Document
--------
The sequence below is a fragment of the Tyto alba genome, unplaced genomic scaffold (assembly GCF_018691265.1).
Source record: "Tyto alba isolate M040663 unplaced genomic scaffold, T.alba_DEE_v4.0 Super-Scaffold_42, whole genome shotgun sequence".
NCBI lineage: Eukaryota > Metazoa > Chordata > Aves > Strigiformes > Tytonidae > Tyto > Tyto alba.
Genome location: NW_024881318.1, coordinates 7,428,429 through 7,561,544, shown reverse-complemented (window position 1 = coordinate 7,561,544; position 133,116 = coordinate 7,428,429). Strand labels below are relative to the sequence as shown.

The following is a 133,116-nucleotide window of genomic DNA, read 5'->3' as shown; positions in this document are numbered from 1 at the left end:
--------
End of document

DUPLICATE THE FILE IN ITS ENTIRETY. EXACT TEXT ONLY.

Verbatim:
The sequence below is a fragment of the Tyto alba genome, unplaced genomic scaffold (assembly GCF_018691265.1).
Source record: "Tyto alba isolate M040663 unplaced genomic scaffold, T.alba_DEE_v4.0 Super-Scaffold_42, whole genome shotgun sequence".
NCBI lineage: Eukaryota > Metazoa > Chordata > Aves > Strigiformes > Tytonidae > Tyto > Tyto alba.
Genome location: NW_024881318.1, coordinates 7,428,429 through 7,561,544, shown reverse-complemented (window position 1 = coordinate 7,561,544; position 133,116 = coordinate 7,428,429). Strand labels below are relative to the sequence as shown.

The following is a 133,116-nucleotide window of genomic DNA, read 5'->3' as shown; positions in this document are numbered from 1 at the left end: